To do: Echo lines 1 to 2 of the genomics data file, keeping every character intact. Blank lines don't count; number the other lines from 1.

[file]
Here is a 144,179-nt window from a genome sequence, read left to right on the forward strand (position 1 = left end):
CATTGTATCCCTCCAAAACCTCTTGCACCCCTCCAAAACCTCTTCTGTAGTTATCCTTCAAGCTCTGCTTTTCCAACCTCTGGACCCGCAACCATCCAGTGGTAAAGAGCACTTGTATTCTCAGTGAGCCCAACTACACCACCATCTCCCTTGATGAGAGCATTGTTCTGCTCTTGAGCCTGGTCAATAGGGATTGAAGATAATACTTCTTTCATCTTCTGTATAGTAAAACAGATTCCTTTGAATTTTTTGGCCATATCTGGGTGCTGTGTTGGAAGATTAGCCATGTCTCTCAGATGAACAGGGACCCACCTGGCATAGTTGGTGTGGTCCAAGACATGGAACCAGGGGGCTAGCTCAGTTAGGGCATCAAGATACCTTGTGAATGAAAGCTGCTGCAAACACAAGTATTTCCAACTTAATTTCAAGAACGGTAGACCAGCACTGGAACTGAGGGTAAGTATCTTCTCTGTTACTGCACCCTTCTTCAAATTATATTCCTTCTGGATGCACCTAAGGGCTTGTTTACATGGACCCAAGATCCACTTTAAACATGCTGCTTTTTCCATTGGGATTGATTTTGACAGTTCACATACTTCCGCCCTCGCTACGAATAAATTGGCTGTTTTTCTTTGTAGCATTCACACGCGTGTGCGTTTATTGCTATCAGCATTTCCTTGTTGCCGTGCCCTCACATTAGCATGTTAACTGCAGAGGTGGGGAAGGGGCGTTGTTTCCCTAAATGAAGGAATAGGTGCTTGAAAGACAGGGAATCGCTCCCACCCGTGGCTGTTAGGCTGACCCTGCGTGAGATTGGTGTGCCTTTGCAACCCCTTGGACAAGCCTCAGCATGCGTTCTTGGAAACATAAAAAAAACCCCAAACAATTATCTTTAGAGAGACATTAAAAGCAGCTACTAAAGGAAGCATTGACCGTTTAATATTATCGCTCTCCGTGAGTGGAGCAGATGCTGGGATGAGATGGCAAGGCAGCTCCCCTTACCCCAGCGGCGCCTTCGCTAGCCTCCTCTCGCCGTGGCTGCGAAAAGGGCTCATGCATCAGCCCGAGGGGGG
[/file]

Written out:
Here is a 144,179-nt window from a genome sequence, read left to right on the forward strand (position 1 = left end):
CATTGTATCCCTCCAAAACCTCTTGCACCCCTCCAAAACCTCTTCTGTAGTTATCCTTCAAGCTCTGCTTTTCCAACCTCTGGACCCGCAACCATCCAGTGGTAAAGAGCACTTGTATTCTCAGTGAGCCCAACTACACCACCATCTCCCTTGATGAGAGCATTGTTCTGCTCTTGAGCCTGGTCAATAGGGATTGAAGATAATACTTCTTTCATCTTCTGTATAGTAAAACAGATTCCTTTGAATTTTTTGGCCATATCTGGGTGCTGTGTTGGAAGATTAGCCATGTCTCTCAGATGAACAGGGACCCACCTGGCATAGTTGGTGTGGTCCAAGACATGGAACCAGGGGGCTAGCTCAGTTAGGGCATCAAGATACCTTGTGAATGAAAGCTGCTGCAAACACAAGTATTTCCAACTTAATTTCAAGAACGGTAGACCAGCACTGGAACTGAGGGTAAGTATCTTCTCTGTTACTGCACCCTTCTTCAAATTATATTCCTTCTGGATGCACCTAAGGGCTTGTTTACATGGACCCAAGATCCACTTTAAACATGCTGCTTTTTCCATTGGGATTGATTTTGACAGTTCACATACTTCCGCCCTCGCTACGAATAAATTGGCTGTTTTTCTTTGTAGCATTCACACGCGTGTGCGTTTATTGCTATCAGCATTTCCTTGTTGCCGTGCCCTCACATTAGCATGTTAACTGCAGAGGTGGGGAAGGGGCGTTGTTTCCCTAAATGAAGGAATAGGTGCTTGAAAGACAGGGAATCGCTCCCACCCGTGGCTGTTAGGCTGACCCTGCGTGAGATTGGTGTGCCTTTGCAACCCCTTGGACAAGCCTCAGCATGCGTTCTTGGAAACATAAAAAAAACCCCAAACAATTATCTTTAGAGAGACATTAAAAGCAGCTACTAAAGGAAGCATTGACCGTTTAATATTATCGCTCTCCGTGAGTGGAGCAGATGCTGGGATGAGATGGCAAGGCAGCTCCCCTTACCCCAGCGGCGCCTTCGCTAGCCTCCTCTCGCCGTGGCTGCGAAAAGGGCTCATGCATCAGCCCGAGGGGGG